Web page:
Product Details

ISBN-13: 9781773610696
Publisher: Arcler Press
Publication date: 11/01/2017
Pages: 373
Product dimensions: 6.00(w) x 9.00(h) x (d)

About the Author

Ivan Stanimirovic gained his PhD from University of Niš, Serbia in 2013.His work spans from multi-objective optimization methods to applications of generalized matrix inverses in areas such as image processing and computer graphics and visualisations. He is currently working as an Assistantprofessor at Faculty of Sciences and Mathematics at University of Niš on computing generalized matrix inverses and its applications.

Table of Contents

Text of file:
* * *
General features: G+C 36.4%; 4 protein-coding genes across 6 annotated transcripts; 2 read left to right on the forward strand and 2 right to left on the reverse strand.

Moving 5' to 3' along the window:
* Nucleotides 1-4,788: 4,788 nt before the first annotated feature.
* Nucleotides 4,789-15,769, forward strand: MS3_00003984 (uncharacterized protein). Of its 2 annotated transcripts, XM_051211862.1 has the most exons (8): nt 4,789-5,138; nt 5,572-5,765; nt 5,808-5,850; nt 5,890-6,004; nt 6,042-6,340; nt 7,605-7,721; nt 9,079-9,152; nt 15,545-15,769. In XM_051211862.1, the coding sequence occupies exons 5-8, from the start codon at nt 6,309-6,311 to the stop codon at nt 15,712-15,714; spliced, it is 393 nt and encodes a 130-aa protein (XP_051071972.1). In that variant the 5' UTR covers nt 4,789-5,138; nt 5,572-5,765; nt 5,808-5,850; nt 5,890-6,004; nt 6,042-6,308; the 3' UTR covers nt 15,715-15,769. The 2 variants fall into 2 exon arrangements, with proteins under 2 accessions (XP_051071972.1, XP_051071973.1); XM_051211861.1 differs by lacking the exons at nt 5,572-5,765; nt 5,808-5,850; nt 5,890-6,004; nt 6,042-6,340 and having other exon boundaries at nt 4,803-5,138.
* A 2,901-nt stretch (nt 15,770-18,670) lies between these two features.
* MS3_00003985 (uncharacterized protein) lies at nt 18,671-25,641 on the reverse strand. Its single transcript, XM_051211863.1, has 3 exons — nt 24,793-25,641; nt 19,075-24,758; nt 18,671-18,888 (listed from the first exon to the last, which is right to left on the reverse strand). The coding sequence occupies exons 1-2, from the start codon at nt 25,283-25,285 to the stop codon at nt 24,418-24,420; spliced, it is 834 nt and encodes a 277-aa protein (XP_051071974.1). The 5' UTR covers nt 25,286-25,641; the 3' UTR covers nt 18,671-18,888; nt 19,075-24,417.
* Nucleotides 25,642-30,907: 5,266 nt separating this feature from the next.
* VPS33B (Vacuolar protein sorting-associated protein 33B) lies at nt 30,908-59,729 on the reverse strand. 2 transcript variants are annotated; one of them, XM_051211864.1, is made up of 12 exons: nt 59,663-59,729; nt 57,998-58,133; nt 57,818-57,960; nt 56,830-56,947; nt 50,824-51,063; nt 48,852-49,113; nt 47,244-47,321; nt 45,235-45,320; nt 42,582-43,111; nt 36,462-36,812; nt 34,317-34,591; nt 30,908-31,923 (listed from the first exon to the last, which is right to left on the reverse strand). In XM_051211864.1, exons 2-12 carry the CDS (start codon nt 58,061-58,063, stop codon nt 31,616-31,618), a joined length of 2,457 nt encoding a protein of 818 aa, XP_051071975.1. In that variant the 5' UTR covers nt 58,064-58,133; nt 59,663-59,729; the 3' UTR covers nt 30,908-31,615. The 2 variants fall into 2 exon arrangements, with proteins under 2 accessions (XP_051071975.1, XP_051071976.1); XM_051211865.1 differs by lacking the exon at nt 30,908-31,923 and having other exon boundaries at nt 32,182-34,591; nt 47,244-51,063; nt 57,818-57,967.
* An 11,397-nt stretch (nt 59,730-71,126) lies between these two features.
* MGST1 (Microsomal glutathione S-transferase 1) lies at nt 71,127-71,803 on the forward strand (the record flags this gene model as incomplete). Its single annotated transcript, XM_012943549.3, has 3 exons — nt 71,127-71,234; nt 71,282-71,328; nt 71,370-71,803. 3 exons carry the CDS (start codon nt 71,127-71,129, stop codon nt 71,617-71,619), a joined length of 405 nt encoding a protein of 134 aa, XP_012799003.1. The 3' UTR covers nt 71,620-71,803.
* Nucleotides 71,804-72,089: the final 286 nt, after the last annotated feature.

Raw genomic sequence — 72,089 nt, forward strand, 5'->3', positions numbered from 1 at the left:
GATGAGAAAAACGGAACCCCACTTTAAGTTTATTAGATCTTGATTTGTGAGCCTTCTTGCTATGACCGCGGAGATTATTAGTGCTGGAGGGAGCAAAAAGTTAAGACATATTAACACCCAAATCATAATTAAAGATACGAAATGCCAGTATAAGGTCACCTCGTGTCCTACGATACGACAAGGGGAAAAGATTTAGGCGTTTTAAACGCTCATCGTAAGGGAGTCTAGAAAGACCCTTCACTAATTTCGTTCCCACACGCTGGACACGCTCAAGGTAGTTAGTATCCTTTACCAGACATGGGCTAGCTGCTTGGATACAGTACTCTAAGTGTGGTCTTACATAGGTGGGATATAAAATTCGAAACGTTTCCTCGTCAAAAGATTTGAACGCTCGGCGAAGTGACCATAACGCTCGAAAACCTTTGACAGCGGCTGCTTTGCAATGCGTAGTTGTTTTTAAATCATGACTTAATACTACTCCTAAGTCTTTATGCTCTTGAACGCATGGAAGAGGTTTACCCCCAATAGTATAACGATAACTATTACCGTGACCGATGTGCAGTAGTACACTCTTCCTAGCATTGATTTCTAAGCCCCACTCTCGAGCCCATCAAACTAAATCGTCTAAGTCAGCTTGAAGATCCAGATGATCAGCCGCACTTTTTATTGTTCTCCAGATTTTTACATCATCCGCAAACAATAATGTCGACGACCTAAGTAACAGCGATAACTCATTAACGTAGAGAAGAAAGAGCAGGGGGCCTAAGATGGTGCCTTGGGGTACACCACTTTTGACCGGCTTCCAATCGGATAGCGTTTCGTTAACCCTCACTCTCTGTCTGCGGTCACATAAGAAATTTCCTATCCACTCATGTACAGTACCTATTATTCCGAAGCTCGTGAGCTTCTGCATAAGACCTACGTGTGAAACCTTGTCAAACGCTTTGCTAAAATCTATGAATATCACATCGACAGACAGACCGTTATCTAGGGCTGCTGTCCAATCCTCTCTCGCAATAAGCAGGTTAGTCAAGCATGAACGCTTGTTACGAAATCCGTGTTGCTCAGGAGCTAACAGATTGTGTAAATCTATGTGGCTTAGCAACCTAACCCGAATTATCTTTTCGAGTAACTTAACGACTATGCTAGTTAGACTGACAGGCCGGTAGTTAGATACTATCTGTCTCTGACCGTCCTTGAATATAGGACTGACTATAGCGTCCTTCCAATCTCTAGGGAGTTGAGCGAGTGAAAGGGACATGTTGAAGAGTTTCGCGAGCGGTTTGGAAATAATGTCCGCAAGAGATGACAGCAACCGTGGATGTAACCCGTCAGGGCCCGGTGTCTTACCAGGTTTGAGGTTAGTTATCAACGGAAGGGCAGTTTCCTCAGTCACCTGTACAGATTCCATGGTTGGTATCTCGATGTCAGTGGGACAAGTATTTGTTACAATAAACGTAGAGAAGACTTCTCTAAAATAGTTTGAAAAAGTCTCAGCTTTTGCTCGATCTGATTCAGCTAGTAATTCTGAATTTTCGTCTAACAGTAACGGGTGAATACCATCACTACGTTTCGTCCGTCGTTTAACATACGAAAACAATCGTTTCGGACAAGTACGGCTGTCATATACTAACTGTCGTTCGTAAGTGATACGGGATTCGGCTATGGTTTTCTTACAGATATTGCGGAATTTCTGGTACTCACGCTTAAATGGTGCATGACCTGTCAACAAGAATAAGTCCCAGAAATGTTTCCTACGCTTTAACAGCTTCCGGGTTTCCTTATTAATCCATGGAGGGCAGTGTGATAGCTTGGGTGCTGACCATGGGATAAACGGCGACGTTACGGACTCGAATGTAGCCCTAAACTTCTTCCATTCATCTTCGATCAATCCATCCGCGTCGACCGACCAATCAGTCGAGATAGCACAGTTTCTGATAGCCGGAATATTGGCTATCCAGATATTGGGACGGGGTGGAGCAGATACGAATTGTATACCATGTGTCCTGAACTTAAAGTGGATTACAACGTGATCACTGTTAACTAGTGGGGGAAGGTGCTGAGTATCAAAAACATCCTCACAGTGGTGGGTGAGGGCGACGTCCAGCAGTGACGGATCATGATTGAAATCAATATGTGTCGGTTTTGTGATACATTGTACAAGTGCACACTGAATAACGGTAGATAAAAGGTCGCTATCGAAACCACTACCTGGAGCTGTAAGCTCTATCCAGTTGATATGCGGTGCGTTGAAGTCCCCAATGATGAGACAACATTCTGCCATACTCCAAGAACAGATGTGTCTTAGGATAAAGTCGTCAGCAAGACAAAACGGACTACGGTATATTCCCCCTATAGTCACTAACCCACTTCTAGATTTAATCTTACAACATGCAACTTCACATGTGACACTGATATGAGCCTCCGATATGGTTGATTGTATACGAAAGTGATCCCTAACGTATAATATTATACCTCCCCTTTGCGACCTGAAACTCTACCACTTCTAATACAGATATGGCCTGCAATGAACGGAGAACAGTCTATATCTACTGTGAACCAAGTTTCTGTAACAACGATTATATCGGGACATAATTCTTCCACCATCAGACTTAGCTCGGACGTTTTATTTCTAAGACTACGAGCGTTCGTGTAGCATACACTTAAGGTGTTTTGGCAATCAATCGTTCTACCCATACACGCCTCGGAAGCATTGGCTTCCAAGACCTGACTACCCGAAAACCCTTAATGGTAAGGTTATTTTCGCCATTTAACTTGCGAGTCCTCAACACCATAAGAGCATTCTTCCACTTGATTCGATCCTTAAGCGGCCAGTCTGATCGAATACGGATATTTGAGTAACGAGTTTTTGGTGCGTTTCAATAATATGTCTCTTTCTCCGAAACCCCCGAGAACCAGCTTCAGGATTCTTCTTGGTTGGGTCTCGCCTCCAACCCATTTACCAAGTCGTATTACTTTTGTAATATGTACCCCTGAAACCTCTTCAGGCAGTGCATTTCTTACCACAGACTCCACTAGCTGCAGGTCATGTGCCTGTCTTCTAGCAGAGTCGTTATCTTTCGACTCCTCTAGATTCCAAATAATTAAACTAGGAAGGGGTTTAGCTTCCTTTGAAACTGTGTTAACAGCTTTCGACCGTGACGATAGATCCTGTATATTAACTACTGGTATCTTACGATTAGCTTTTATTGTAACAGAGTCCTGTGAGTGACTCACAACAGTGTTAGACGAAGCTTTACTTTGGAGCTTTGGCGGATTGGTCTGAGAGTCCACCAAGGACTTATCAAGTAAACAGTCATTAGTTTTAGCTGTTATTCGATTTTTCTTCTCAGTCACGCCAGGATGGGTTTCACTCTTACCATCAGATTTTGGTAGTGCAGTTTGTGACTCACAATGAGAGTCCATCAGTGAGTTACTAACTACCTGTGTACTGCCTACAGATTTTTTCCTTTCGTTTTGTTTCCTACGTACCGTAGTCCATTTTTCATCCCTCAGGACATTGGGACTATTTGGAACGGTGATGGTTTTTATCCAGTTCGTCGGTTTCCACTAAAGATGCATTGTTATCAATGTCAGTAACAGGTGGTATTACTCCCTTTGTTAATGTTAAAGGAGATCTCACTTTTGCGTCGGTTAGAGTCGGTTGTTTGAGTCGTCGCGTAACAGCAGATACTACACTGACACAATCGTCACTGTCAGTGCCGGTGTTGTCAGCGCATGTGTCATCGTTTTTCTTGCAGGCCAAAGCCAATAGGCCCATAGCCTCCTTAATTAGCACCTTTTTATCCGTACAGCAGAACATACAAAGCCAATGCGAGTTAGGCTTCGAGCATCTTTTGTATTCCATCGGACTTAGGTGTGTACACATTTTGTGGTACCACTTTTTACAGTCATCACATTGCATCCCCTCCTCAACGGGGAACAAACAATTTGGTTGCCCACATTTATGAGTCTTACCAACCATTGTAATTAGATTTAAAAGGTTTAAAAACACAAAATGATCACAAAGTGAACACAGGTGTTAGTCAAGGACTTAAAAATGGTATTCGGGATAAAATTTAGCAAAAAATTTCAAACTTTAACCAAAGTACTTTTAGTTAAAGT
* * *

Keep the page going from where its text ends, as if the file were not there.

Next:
Chapter 1 Analysis of Integration Mechanisms of Tools for Continuous Software Engineering.. Chapter 2 Automation of Web Compatibility Tests in a Continuous Software Development Environment.. Chapter 3 Continuous Software Delivery in a Cloud Service. Chapter 4 Technological Background of Continuous Delivery in Cloud Computing.. Chapter 5 Design and Implementation of Continuous Delivery in Cloud Computing. . Chapter 6 Validation of Continuous Delivery in Cloud Computing in the Real Environment. Chapter 7 Adaptive Development Processes For Agile Software Engineering: Methodology And Practice. Chapter 8 Conclusions, Enhancements and Extensions. Chapter 9 Hora: Architecture-Aware Online Failure Prediction. .Chapter 10 Continuous Delivery: Overcoming Adoption Challenges . Chapter 11 How Do Software Development Teams Manage Technical Debt? – An Empirical Study. Chapter 12 Challenges And Success Factors For Large-Scale Agile Transformations: A Systematic Literature Review.